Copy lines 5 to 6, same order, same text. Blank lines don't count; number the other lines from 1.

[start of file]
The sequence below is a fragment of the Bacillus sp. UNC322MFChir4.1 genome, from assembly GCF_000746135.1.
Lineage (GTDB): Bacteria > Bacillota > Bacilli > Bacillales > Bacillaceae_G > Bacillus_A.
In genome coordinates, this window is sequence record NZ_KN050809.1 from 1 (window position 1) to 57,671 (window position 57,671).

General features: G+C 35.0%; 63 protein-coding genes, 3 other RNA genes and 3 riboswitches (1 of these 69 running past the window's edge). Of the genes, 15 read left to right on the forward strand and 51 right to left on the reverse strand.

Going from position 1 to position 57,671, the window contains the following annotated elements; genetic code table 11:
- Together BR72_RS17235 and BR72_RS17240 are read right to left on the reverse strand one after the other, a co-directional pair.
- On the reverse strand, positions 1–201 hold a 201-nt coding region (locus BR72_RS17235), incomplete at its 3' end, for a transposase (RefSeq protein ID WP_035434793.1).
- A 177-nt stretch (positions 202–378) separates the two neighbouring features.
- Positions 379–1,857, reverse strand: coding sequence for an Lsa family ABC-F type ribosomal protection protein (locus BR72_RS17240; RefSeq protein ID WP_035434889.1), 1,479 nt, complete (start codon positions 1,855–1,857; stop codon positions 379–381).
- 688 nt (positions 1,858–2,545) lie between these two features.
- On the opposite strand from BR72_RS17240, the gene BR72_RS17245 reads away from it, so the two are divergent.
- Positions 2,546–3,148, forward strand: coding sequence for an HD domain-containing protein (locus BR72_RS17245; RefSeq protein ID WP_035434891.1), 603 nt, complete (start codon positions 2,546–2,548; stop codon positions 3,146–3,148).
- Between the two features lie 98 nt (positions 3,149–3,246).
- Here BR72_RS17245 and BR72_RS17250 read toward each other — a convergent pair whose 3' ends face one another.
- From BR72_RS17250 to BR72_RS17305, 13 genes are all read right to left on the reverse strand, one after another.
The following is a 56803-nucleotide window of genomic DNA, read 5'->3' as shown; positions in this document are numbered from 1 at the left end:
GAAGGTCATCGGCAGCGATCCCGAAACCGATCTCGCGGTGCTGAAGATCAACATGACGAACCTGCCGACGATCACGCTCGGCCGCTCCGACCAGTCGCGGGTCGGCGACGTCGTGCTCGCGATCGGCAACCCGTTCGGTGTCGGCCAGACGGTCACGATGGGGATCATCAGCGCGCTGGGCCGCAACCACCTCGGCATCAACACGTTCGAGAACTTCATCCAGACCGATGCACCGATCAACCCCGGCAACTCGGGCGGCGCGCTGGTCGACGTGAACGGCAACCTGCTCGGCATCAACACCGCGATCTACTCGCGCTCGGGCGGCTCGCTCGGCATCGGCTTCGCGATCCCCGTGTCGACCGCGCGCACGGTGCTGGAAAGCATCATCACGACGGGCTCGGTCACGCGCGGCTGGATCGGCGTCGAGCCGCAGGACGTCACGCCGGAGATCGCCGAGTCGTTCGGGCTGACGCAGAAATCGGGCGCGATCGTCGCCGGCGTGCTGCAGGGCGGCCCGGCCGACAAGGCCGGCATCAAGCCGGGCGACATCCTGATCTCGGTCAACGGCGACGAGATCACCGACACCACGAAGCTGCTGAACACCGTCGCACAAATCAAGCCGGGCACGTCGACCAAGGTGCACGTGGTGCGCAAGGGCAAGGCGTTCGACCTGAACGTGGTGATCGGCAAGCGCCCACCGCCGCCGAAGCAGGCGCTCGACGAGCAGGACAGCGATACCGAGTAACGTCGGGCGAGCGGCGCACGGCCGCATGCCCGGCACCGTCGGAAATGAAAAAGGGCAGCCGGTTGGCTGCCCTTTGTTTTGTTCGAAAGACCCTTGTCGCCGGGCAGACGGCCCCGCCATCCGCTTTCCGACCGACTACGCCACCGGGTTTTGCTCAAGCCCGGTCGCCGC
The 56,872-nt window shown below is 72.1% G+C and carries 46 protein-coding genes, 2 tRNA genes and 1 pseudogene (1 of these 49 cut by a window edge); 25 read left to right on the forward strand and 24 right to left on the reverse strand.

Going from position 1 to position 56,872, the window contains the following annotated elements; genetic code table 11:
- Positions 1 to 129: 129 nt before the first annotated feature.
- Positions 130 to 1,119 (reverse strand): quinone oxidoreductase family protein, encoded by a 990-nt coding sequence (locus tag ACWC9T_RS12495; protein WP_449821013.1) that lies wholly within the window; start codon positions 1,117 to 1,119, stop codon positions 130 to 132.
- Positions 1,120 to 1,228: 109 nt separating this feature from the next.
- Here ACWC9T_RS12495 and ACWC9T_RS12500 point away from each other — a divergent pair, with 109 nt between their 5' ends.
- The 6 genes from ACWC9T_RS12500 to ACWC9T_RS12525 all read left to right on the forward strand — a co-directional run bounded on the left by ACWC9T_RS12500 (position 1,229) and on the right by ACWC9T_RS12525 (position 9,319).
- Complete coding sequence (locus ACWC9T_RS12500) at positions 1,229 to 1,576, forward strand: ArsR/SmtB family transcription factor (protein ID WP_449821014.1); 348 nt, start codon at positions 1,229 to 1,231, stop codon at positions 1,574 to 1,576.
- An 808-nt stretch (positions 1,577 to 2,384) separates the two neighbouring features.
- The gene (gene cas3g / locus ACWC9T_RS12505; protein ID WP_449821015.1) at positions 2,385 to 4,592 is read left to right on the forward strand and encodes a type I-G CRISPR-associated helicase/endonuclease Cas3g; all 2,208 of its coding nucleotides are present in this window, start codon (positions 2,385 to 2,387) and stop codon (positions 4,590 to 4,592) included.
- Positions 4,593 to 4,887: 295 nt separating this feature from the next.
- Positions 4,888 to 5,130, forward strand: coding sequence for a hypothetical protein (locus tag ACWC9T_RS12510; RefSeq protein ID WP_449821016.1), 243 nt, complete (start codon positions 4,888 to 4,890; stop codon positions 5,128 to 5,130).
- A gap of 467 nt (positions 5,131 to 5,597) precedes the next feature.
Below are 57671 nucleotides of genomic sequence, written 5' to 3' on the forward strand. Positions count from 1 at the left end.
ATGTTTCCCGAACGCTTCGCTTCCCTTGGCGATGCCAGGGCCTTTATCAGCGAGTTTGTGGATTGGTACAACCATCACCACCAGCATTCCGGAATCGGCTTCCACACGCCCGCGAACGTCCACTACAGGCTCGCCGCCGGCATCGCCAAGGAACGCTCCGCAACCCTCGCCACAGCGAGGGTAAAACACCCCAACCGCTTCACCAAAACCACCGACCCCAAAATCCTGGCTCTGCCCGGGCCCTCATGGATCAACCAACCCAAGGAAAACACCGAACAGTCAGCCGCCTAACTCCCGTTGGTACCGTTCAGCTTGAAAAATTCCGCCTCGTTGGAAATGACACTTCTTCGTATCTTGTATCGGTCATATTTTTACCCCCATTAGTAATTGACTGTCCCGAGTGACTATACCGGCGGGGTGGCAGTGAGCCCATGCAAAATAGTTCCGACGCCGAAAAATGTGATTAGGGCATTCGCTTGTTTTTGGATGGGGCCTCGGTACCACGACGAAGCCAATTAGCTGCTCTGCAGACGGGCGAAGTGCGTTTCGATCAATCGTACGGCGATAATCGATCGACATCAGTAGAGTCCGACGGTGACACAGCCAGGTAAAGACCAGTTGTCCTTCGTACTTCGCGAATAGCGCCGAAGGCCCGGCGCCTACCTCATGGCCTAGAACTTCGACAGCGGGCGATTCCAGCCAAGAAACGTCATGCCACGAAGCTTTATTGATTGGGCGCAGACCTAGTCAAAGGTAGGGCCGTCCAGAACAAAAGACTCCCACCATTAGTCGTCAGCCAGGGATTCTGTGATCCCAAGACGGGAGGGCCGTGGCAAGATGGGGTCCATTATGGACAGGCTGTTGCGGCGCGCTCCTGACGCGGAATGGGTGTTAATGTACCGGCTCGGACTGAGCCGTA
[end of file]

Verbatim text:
Going from position 1 to position 57,671, the window contains the following annotated elements; genetic code table 11:
- Together BR72_RS17235 and BR72_RS17240 are read right to left on the reverse strand one after the other, a co-directional pair.